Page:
End to fire strikes
FIRE union members have agreed to call off the prolonged period of strike action launched in protest at job cuts. In a joint announcement yesterday, Suffolk County Council and the Fire Brigades' Union (FBU) in Suffolk said both parties had reached an agreement to settle the dispute and bring an end to industrial action.
FIRE union members have agreed to call off the prolonged period of strike action launched in protest at job cuts.
In a joint announcement yesterday, Suffolk County Council and the Fire Brigades' Union (FBU) in Suffolk said both parties had reached an agreement to settle the dispute and bring an end to industrial action.
Members of the FBU mounted strike action in early August to show their defiance against a decision to axe 12 specialist jobs operating the turntable ladder at Bury St Edmunds.
The dispute - which involved a total of 22 strikes - at one point saw more than 250 firefighters from across the UK march to the Cornhill in Ipswich in protest at the job cuts, which they claimed put the public at greater risk.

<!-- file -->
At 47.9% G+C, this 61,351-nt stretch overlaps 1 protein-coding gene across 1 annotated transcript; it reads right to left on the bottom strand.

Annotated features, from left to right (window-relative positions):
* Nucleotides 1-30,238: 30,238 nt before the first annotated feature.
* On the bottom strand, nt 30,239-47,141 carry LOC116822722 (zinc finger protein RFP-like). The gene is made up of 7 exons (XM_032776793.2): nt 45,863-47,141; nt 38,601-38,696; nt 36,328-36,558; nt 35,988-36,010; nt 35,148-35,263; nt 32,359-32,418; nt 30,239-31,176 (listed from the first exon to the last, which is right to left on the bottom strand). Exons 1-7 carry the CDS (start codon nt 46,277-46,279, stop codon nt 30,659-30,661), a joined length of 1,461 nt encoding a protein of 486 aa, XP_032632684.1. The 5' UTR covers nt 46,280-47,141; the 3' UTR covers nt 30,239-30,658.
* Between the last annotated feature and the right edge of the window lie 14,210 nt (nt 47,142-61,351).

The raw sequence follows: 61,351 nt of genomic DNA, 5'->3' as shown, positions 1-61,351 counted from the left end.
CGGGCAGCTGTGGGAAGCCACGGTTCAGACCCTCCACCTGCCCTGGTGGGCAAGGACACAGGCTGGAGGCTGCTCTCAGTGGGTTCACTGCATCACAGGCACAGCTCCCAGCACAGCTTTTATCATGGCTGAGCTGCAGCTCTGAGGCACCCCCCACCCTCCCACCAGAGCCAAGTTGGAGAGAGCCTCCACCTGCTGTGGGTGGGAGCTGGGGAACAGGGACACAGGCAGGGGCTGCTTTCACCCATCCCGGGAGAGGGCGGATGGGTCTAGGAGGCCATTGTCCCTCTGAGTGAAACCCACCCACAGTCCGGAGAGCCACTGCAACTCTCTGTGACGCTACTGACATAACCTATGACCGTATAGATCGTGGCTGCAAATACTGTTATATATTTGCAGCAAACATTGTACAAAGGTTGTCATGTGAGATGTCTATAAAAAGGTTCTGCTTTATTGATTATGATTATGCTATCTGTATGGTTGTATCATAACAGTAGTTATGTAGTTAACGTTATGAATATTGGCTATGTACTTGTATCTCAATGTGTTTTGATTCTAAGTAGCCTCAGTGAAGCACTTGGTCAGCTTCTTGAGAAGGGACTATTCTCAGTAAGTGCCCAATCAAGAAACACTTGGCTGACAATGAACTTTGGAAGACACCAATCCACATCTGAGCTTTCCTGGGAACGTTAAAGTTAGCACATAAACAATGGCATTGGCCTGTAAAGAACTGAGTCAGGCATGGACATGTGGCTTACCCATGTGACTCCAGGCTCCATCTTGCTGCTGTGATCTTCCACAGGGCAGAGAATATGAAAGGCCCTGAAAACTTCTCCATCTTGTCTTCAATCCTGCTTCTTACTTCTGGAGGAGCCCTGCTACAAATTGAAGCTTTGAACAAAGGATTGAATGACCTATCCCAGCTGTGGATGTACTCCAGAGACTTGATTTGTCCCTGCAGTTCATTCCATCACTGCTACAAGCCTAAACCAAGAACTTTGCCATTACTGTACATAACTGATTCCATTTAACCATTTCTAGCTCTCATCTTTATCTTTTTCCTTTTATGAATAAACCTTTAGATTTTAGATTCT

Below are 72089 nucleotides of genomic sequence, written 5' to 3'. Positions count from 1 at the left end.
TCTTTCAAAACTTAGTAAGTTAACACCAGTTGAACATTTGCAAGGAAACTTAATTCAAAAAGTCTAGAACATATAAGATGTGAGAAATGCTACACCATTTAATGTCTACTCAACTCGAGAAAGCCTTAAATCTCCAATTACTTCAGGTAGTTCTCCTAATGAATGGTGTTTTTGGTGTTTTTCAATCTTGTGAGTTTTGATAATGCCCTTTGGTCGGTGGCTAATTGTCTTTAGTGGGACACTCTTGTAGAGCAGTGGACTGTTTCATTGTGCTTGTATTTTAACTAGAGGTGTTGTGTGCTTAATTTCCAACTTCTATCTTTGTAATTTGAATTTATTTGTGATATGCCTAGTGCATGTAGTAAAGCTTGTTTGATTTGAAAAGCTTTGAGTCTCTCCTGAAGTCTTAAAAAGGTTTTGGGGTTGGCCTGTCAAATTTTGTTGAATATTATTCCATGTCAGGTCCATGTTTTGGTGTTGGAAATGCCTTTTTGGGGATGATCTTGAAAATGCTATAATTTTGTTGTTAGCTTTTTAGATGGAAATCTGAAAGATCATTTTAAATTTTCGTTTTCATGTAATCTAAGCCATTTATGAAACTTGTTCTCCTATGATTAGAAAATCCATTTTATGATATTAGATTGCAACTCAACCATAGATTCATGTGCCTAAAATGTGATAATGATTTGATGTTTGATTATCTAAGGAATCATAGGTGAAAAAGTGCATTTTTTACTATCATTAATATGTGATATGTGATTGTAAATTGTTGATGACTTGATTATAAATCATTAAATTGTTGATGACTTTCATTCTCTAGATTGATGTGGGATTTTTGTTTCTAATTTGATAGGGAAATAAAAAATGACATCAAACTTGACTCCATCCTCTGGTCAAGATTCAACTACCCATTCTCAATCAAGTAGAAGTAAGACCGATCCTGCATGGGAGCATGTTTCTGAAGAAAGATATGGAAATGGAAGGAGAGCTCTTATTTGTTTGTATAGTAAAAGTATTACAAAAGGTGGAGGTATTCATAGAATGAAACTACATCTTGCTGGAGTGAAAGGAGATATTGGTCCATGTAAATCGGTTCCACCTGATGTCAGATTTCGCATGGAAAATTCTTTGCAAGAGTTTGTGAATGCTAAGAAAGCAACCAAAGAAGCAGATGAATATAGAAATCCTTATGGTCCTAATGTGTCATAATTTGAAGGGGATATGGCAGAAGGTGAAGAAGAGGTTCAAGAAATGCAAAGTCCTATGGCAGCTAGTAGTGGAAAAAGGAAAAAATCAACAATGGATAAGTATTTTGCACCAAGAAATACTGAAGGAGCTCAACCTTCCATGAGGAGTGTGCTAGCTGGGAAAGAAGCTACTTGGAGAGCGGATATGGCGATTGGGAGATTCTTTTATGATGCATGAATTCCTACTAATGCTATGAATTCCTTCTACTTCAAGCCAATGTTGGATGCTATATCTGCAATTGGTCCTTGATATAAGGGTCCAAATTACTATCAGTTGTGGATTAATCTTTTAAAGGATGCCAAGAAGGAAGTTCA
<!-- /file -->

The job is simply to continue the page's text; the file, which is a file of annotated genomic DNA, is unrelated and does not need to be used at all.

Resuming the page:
But after a weeklong consultation with members, the FBU in Suffolk has reached a deal with the fire authority and has agreed to halt its current industrial action.
The agreement includes a new multi-role vehicle to replace the turntable ladder at Bury St Edmunds.
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The fire service has also agreed to re-invest in nine firefighter posts in community safety roles and has committed to keeping the establishment of 253 whole-time fire fighter posts as well as offered the FBU a greater role in the Suffolk Safety Plan (Integrated Risk Management Plan) process.
The joint statement said both sides acknowledged that the responsibility for the safety plan, along with the associated deployment of resources, rested with Suffolk County Council as the fire authority.
It added that both sides remain committed to protect the public and reduce the number of lives lost in Suffolk.
Vince Jell, Suffolk FBU Chair, said: “Suffolk FBU members remain committed to ensuring the safety of the Suffolk public.
“The Fire Authority has given our members assurances about the future of the service and we look forward to working with them to improve and maintain public safety.
“This includes ensuring that all appliances (both wholetime and retained) are crewed with the correct amount of firefighters.”
Cllr Joanna Spicer, portfolio holder for public protection, added: “We have all come a long way in this dispute.
“I would like to thank those who worked so hard to protect the county during this period of disruption.
“What is important now is that we work together on improving Suffolk's record as one of the safest places to live in the country.”